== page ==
Find link-building prospects
1. Build a persona for each link-building campaign, considering the content you want to promote.
To get a sense of who would naturally link back to your content, ask yourself: Do they manage a personal blog or a business blog? Someone who has a personal blog and writes regularly has different goals than a blog editor hired by a company. Reach out to them in a way that resonates with their unique goals. If it’s a business blog, who is the best person in the company to reach out to? What topics do they specialize in? Know their topics, so you can easily find them using either Google search or a specialized SEO tool. Search for inurl:[topic] + inurl:blog to get a list of blogs that often write about your target topics. This Google search gives you a list of all blogs that mention email in their URLs. What types of content do they usually link to – stats, how-to’s? What is their goal, and how can you help them reach it?
2. Using the personas you built, create a shortlist of criteria and share it with those responsible for finding the right prospects.
3. Make a list of specific negative and positive qualification criteria to ensure you’re only adding the right prospects to your outreach list.
Negative signals: They are a competitor. They mention Advertising or Sponsored posts. They have no recent posts (<2-3 months). They link only to internal sources (their own domain). They link externally only using Nofollow tags. Use MOZ Pro’s chrome bar or download the free IgorWare Chrome extension to see if an article has Nofollow tags on links. Positive signals: The website has a high DA or DR (over 40 DR). The website specializes in the topic you’re looking for. The website publishes high-quality content at least once a month. Article links to external sources – which means there’s a good chance it will link back to your content as well. Article authors are visible, so you can find them on LinkedIn and reach out. The blog has a named editor, so you can find them on LinkedIn and reach out.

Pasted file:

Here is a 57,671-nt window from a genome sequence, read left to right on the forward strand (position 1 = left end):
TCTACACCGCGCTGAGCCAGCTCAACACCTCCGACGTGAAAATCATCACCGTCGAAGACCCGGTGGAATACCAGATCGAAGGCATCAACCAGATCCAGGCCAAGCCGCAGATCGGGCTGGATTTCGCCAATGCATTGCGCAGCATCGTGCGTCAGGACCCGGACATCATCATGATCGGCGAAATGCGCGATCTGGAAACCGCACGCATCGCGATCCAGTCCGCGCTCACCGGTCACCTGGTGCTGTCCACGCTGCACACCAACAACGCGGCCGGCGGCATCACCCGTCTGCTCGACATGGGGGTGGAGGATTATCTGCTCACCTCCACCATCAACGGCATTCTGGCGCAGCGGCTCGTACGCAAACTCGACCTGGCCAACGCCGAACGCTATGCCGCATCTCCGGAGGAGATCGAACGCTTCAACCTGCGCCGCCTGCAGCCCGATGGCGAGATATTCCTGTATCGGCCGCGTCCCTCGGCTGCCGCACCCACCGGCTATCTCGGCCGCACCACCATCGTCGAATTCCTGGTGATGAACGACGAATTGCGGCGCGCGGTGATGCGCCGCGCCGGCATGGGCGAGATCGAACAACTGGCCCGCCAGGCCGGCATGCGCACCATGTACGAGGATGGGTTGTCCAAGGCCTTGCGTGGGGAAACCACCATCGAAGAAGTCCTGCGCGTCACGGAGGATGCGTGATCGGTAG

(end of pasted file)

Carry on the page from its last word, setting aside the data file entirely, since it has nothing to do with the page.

4. Look for prospects that match your persona and qualification criteria list. Make a list of their websites and double-check it against your positive and negative qualification criteria. Get contact details for the remaining prospects on the list.
You can get in touch with other teams in your company and look through your own list of close business partners for prospects. For example, resellers, integration partners, co-marketing partners, and your company’s CRM database.
5. Find websites that linked to you in the past for additional prospects.
To find articles that linked to your website in Ahrefs, go to Site Explorer, click on Backlinks, and select One link per domain. You can do a similar analysis with almost any other backlink analysis tool. In Ahrefs, you can filter the report further to only see backlinks to your /blog/ and only the backlinks coming from English language blogs. Download the list to analyze it further against your list of positive and negative signals. For example, you can immediately remove backlinks coming from websites with a DR lower than 30.
6. Compare your website to your top competitors to see which websites linked to them and not to you.
If you’re using Ahrefs, go to More > Link intersect to check who linked to your competitors’ websites or to compare specific pages: Compare websites Compare specific pages Download the list to further analyze it against your list of positive and negative signals.
7. Depending on your persona profile, use LinkedIn to find each company's blog editor, digital marketing expert, or marketing executive.
The goal is to get in touch with someone who understands why you’re reaching out and the potential value of your partnership.
8. Use a tool like Rocketreach or VoilaNorbert to find email addresses for your selected contacts.
Sometimes you can simply guess someone’s email address. If you find the email address of anyone in the company, you probably found their pattern. For example, firstname.lastname@example.org. To verify your guesswork, type the email address in Google and look for results that include the email.